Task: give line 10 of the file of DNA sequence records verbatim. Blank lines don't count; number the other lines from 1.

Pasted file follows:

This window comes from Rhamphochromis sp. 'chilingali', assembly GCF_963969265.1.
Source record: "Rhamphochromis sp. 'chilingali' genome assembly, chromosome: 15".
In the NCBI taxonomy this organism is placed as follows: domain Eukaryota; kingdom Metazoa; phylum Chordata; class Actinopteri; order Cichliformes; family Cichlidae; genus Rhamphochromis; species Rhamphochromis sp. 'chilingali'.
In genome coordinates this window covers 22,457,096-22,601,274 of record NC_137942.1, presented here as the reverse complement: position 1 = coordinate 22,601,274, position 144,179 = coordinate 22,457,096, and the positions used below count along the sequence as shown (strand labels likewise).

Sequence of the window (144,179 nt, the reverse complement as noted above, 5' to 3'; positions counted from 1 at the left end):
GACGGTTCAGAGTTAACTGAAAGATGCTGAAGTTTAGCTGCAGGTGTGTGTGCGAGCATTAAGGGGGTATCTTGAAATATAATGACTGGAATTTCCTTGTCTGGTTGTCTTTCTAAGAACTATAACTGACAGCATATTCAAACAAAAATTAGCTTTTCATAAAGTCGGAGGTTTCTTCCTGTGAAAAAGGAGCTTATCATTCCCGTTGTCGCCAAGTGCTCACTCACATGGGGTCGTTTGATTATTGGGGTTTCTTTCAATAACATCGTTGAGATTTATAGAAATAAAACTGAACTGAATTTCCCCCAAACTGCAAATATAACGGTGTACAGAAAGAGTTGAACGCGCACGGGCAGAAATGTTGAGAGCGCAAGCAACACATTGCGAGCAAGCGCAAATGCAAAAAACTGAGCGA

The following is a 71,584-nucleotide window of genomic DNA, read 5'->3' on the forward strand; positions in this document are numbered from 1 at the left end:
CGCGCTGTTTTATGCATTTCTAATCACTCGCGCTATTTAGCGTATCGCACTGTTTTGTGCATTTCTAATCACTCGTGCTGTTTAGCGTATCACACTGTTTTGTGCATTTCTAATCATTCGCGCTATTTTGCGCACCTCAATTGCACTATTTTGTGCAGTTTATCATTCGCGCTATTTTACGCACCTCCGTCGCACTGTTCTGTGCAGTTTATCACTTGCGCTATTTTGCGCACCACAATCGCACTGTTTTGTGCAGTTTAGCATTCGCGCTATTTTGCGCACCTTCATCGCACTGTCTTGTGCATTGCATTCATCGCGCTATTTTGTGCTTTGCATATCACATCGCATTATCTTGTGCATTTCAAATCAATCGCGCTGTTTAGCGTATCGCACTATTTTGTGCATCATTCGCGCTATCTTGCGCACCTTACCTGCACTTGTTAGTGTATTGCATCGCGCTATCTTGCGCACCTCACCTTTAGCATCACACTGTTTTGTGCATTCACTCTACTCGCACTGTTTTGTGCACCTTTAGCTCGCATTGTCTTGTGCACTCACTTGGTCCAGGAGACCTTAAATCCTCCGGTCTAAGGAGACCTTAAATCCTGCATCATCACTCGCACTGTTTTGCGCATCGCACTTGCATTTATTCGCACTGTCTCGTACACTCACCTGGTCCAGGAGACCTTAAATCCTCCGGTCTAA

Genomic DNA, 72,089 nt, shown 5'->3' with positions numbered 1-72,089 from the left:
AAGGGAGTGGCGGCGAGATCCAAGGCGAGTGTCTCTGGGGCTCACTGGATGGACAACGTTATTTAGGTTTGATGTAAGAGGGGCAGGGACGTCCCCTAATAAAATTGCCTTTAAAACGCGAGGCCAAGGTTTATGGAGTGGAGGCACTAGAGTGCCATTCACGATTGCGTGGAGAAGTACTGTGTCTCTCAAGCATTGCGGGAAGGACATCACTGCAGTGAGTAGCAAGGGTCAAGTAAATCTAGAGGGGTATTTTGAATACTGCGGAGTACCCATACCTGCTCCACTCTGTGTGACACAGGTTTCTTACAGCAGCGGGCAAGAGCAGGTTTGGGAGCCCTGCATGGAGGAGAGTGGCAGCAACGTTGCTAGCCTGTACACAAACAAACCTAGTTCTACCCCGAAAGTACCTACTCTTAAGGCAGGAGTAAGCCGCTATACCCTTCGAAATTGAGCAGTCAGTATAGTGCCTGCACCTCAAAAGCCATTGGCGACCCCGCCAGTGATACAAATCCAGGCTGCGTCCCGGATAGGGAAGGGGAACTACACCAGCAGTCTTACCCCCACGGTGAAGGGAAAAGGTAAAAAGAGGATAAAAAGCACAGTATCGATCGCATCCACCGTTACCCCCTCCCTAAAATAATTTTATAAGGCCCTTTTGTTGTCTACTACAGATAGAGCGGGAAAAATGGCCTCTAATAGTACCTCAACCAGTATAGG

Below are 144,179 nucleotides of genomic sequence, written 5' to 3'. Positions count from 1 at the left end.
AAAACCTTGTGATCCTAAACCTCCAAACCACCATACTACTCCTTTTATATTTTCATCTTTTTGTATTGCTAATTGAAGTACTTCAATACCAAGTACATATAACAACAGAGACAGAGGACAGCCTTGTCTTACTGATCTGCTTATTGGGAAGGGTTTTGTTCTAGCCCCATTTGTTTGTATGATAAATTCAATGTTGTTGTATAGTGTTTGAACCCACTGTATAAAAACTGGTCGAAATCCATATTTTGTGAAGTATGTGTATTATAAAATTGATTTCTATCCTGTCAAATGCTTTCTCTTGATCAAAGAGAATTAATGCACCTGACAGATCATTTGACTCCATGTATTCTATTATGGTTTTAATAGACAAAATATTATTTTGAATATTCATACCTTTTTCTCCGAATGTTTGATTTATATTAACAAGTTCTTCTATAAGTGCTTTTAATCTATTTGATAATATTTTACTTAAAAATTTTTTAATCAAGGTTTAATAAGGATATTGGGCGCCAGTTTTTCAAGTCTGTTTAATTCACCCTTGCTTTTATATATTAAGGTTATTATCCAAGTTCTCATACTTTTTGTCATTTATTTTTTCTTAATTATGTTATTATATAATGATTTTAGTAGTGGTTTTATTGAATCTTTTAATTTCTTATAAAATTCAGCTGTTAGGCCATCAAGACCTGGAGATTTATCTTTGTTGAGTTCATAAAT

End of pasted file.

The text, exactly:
AAGGGAGTGGCGGCGAGATCCAAGGCGAGTGTCTCTGGGGCTCACTGGATGGACAACGTTATTTAGGTTTGATGTAAGAGGGGCAGGGACGTCCCCTAATAAAATTGCCTTTAAAACGCGAGGCCAAGGTTTATGGAGTGGAGGCACTAGAGTGCCATTCACGATTGCGTGGAGAAGTACTGTGTCTCTCAAGCATTGCGGGAAGGACATCACTGCAGTGAGTAGCAAGGGTCAAGTAAATCTAGAGGGGTATTTTGAATACTGCGGAGTACCCATACCTGCTCCACTCTGTGTGACACAGGTTTCTTACAGCAGCGGGCAAGAGCAGGTTTGGGAGCCCTGCATGGAGGAGAGTGGCAGCAACGTTGCTAGCCTGTACACAAACAAACCTAGTTCTACCCCGAAAGTACCTACTCTTAAGGCAGGAGTAAGCCGCTATACCCTTCGAAATTGAGCAGTCAGTATAGTGCCTGCACCTCAAAAGCCATTGGCGACCCCGCCAGTGATACAAATCCAGGCTGCGTCCCGGATAGGGAAGGGGAACTACACCAGCAGTCTTACCCCCACGGTGAAGGGAAAAGGTAAAAAGAGGATAAAAAGCACAGTATCGATCGCATCCACCGTTACCCCCTCCCTAAAATAATTTTATAAGGCCCTTTTGTTGTCTACTACAGATAGAGCGGGAAAAATGGCCTCTAATAGTACCTCAACCAGTATAGG